One secret to the success of pagers. (The answer might surprise you.)
In a study by the Journal of Hospital Medicine, nearly 50% of the clinicians responding reported that the most common way they receive patient care-related communication is by pager. To paraphrase a beloved American author, “The reports of the death of pagers are greatly exaggerated.” Pagers are still a top communication tool, especially for hospitals.
Some critics claim that the lack of two-way communication is a primary disadvantage of pagers. Did you know that two-way communication is not only possible in pagers, but that the capability has been around for years?
When two-way communication is a must, pagers continue to offer unmatched reliability, low cost, and convenience, and are just one more way that paging remains relevant for today’s on-the-go healthcare workers.
What are two-way pagers?
As the name implies, two-way pagers allow users to receive text messages and e-mail, and reply with a standard message or, if the pager has a QWERTY keyboard, allows users to type a response. For hospitals and health systems, they also offer encryption to support HIPAA-compliant messaging. And they have enhanced security options such as display lock and the ability to wipe data if the device is lost or stolen. With the added capability of supporting return message delivery and read receipts, the two-way pager is a convenient tool to add to a hospital’s communication device mix.
When did the first two-way pager come out?
Motorola introduced the world’s first two-way pager, the Tango two-way personal messaging pager, in 1995. It allowed users to receive text messages and e-mail and reply with a standard response.
Since then, companies like Spok have continued to improve on two-way paging technology. Today, Spok offers the nation’s largest paging network, supporting code calls and disaster scenarios with reliable two-way and one-way paging services.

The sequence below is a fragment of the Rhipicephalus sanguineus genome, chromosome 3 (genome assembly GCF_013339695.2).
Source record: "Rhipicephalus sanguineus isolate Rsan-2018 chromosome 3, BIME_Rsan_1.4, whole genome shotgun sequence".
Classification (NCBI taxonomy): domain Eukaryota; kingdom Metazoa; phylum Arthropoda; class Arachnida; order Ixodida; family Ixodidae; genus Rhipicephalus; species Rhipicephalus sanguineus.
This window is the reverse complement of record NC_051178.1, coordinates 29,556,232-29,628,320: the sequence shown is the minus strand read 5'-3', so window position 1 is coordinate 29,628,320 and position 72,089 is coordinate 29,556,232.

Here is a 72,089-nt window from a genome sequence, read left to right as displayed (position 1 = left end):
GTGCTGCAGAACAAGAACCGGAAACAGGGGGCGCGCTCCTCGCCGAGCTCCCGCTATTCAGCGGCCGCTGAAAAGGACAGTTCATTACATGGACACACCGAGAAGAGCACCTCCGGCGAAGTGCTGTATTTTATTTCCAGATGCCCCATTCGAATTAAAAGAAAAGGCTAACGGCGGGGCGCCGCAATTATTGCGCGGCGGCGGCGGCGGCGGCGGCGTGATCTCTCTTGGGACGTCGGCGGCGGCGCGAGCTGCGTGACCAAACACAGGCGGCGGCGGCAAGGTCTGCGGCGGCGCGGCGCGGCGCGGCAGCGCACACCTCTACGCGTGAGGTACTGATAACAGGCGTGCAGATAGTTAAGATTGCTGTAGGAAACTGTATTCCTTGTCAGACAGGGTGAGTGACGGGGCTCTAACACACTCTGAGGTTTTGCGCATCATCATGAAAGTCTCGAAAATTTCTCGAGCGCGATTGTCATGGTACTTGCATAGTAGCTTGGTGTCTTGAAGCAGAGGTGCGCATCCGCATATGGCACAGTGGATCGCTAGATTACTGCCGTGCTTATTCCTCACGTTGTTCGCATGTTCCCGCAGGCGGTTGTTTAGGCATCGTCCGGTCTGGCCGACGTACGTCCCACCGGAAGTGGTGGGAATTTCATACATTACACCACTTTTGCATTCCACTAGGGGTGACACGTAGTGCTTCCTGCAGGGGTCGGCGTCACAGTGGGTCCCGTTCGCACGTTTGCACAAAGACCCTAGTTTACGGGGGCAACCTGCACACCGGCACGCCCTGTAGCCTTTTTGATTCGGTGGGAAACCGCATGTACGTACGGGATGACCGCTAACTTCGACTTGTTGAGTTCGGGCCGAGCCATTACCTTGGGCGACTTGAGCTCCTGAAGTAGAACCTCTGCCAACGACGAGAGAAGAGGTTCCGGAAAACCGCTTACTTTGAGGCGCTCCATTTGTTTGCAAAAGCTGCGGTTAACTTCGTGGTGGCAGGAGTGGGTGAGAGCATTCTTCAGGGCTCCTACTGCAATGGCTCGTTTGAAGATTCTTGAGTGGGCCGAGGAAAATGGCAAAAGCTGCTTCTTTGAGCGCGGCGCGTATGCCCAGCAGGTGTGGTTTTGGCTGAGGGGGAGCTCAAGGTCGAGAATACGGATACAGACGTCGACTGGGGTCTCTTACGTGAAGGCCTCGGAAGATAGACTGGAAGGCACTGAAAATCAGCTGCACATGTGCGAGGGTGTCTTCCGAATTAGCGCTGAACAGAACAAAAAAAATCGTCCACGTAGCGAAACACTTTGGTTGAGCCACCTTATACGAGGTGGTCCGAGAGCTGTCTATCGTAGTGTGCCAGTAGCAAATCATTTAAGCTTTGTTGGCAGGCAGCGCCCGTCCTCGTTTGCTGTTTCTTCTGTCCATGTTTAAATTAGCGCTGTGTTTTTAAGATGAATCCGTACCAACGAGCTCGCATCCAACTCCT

What does two-way paging technology look like in 2022?
Two-way messaging allows users to receive wireless messages, emails, trouble tickets, or automated system alerts as well as to initiate and reply to messages. This allows users to stay connected with their team as they coordinate patient care. Plus, with the T52, exclusively from Spok, you can communicate with smartphones, pagers, handhelds, PCs, and other two-way devices. This enables you to stay in touch with people across the hospital regardless of the devices they use. In addition, when you enable the encryption service from Spok, the T52’s secure messaging and display lock security features help your organization meet HIPAA compliance requirements.
The future of paging
Although no one can truly predict the future of paging, the facts remain that there are still advantages to pagers, especially in healthcare settings:
- Pagers can work in emergency situations where smartphones might not
- They’re convenient
- They use long-lasting batteries that don’t require a charge
- With 99.92% network reliability, care team members can be confident that their patient care or emergency response messages make it to the right people
In short, pagers save lives by providing reliable one- and two-way messaging in critical situations. When used as part of a comprehensive secure messaging strategy, paging helps provide coverage for the broad range of clinical situations facing healthcare today.